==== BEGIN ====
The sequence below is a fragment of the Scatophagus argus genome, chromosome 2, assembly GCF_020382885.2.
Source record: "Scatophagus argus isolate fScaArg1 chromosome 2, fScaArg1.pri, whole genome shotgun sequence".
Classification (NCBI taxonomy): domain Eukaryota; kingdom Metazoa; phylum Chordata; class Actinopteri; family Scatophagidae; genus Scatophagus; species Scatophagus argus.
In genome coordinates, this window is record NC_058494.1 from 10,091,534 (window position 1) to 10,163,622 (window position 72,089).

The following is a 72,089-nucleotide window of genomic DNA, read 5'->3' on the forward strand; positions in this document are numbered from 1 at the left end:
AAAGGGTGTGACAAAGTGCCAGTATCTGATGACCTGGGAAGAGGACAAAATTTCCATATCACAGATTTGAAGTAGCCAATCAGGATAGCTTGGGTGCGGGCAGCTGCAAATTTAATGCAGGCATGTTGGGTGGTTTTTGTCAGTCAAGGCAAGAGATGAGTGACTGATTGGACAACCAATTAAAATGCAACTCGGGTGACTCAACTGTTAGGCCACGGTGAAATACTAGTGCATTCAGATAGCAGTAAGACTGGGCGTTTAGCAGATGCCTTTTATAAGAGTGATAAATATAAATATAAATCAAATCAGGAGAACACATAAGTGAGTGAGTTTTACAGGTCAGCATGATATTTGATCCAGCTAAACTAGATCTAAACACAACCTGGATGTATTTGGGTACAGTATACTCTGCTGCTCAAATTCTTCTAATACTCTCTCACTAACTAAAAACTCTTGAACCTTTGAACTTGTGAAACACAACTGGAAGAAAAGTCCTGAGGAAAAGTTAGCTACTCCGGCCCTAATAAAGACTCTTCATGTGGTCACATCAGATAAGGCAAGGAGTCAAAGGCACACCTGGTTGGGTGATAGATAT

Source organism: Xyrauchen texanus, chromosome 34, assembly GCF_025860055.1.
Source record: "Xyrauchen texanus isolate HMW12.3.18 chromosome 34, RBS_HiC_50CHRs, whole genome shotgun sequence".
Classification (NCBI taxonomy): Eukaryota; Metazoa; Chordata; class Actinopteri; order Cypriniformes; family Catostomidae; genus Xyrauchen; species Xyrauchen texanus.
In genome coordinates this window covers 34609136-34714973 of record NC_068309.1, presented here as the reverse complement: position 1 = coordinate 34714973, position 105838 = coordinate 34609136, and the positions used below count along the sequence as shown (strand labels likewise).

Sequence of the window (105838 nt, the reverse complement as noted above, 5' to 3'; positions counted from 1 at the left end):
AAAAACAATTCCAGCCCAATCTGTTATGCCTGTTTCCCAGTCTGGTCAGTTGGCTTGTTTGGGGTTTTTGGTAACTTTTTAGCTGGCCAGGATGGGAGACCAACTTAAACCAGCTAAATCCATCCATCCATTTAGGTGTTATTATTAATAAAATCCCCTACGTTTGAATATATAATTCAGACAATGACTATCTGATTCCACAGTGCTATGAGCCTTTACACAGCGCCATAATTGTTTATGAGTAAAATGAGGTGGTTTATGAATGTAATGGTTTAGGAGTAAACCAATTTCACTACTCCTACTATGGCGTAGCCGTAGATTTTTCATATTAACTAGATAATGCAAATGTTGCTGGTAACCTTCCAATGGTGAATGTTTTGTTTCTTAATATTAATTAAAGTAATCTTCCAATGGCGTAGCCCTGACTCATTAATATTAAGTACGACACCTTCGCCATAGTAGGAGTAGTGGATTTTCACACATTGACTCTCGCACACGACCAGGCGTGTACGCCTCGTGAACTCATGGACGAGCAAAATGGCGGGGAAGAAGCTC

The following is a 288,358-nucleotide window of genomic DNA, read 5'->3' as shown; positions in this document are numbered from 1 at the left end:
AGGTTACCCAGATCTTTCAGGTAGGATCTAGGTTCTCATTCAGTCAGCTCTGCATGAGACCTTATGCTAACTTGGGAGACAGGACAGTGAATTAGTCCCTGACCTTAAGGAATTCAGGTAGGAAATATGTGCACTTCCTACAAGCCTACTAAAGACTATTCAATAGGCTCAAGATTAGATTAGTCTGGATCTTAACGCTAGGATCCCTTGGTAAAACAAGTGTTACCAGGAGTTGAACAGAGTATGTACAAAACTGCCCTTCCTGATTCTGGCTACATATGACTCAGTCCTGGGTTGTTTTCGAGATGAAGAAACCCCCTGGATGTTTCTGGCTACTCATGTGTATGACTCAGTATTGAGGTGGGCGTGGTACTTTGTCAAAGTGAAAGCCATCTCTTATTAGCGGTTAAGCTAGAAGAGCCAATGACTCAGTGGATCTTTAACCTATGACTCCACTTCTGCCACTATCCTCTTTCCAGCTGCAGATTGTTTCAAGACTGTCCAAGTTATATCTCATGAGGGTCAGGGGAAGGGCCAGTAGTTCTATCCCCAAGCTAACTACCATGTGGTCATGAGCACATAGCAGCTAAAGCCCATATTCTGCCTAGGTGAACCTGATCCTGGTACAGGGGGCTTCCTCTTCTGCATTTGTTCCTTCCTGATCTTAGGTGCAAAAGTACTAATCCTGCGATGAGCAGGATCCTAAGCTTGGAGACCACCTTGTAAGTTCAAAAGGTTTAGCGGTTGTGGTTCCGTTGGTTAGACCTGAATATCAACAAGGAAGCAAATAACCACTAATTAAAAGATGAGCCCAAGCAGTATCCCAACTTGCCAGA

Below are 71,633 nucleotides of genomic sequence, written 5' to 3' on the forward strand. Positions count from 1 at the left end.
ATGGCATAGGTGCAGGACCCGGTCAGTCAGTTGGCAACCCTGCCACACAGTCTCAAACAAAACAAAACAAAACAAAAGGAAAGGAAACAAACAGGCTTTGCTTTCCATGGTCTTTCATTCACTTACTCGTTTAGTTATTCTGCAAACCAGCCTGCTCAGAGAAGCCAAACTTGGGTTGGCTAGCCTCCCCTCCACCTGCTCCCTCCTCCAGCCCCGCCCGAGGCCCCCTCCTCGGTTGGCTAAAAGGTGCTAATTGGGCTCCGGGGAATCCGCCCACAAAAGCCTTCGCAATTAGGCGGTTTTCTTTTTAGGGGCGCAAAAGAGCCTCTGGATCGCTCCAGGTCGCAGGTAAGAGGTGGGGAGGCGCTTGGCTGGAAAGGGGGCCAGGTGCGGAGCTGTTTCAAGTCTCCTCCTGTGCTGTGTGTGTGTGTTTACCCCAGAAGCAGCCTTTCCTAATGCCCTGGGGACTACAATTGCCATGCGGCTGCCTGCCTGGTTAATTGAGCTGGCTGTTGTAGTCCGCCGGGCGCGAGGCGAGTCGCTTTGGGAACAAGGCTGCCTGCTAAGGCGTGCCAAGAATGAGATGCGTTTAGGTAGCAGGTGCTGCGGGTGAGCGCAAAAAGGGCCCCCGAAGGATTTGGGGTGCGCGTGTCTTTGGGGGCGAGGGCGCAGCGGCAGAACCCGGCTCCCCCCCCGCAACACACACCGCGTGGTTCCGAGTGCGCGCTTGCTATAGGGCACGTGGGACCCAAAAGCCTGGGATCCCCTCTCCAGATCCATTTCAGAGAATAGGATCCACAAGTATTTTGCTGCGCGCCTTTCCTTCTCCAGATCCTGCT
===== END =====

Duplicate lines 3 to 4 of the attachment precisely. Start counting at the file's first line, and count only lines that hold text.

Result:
Classification (NCBI taxonomy): domain Eukaryota; kingdom Metazoa; phylum Chordata; class Actinopteri; family Scatophagidae; genus Scatophagus; species Scatophagus argus.
In genome coordinates, this window is record NC_058494.1 from 10,091,534 (window position 1) to 10,163,622 (window position 72,089).